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Industry roundup: 28 May

AscendantFX tool aims to collect payment instructions more effectively

AscendantFX has announced the release of its latest cross-border payments product, Payee Intel. This release targets how businesses collect payee details and send international payments. The development of the product began in 2019 to address one of the most critical cross-border challenges facing businesses today, and to reduce the cost of sending those payments. Payee Intel is designed to reduce the number of returns and investigations associated with international payments. It aims to improve the efficiency of collecting payee banking details and reduce the overall cost of sending international payments.

Capturing correct and properly formatted payee details can be a frustrating process. Incorrect or incomplete payee details are the most common source of costly delays when sending international payments. Countries have differing data requirements to receive international payments, and incomplete or incorrect information can create lengthy delays, returns, and added fees. It can also be frustrating to liaise with vendors and payees in different time zones to collect these details, causing even greater delays.

Using AscendantFX’s proprietary Payee Intelligence technology, Payee Intel uses automation and cloud technology. The Payee Intel system guides the payee through the payment instruction process in real-time, automatically notifying the user of the information that is required and/or missing in their instructions in order to complete the payment in their destination country. Once the information has been entered, Payee Intel completes a further validation through AscendantFX’s global financial institution database. When all required data is provided and validated, the system immediately updates the payee information in the customer’s aPay portal for use in future payments.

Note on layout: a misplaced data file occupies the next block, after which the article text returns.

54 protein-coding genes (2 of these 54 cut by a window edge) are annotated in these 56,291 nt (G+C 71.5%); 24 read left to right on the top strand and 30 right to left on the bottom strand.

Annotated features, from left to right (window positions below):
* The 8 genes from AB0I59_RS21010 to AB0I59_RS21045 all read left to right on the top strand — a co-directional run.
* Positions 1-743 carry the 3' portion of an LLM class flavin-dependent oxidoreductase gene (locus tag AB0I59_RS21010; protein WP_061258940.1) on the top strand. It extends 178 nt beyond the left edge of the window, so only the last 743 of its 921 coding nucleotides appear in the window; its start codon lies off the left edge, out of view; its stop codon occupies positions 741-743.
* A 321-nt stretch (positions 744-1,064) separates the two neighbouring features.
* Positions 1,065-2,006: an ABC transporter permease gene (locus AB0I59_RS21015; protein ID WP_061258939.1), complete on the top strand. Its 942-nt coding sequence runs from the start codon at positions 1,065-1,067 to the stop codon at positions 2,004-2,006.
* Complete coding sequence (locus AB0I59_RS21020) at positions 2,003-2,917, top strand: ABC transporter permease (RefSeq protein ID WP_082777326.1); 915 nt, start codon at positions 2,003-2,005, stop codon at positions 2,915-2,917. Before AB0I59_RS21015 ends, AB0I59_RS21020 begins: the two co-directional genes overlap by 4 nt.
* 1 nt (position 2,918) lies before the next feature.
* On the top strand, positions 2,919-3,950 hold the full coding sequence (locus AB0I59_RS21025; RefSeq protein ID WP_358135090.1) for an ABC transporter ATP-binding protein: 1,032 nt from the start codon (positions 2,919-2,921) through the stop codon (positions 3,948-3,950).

AscendantFX customers have already adopted Payee Intel as part of their daily payments process to create operational efficiency, as well as to tackle new operational challenges surrounding the global lockdown. Many are using the tool to convert paper cheques to electronic payments, register vendors more quickly and accurately, and automate the collection of large volumes of data more securely. 

 

TIS raises US$20m for SaaS B2B payment platform

TIS (Treasury Intelligence Solutions), a cloud platform for managing corporate payments and cash flows, has announced it has raised US$20m in additional financing led by Aquiline Technology Growth, an early- and growth-stage fund managed by Aquiline Capital Partners. The round also included participation from existing investor 83North. Other previous investors include Target Partners and Zobito.

The company says it plans to use the funding to further accelerate product development and to scale operations in Europe and in the US, in order to meet growing international demand. Corporates such as Adecco Group, Bertelsmann, Hugo Boss, Fresenius, Fugro, Lanxess, ManpowerGroup, OSRAM and QIAGEN, already use TIS to standardise and analyse payment flows and to obtain liquidity overview throughout their organisations.

Additionally, as part of the investment, TIS will welcome Michael Cichowski of Aquiline to its board of directors.

 

UK businesses caught off guard by remote working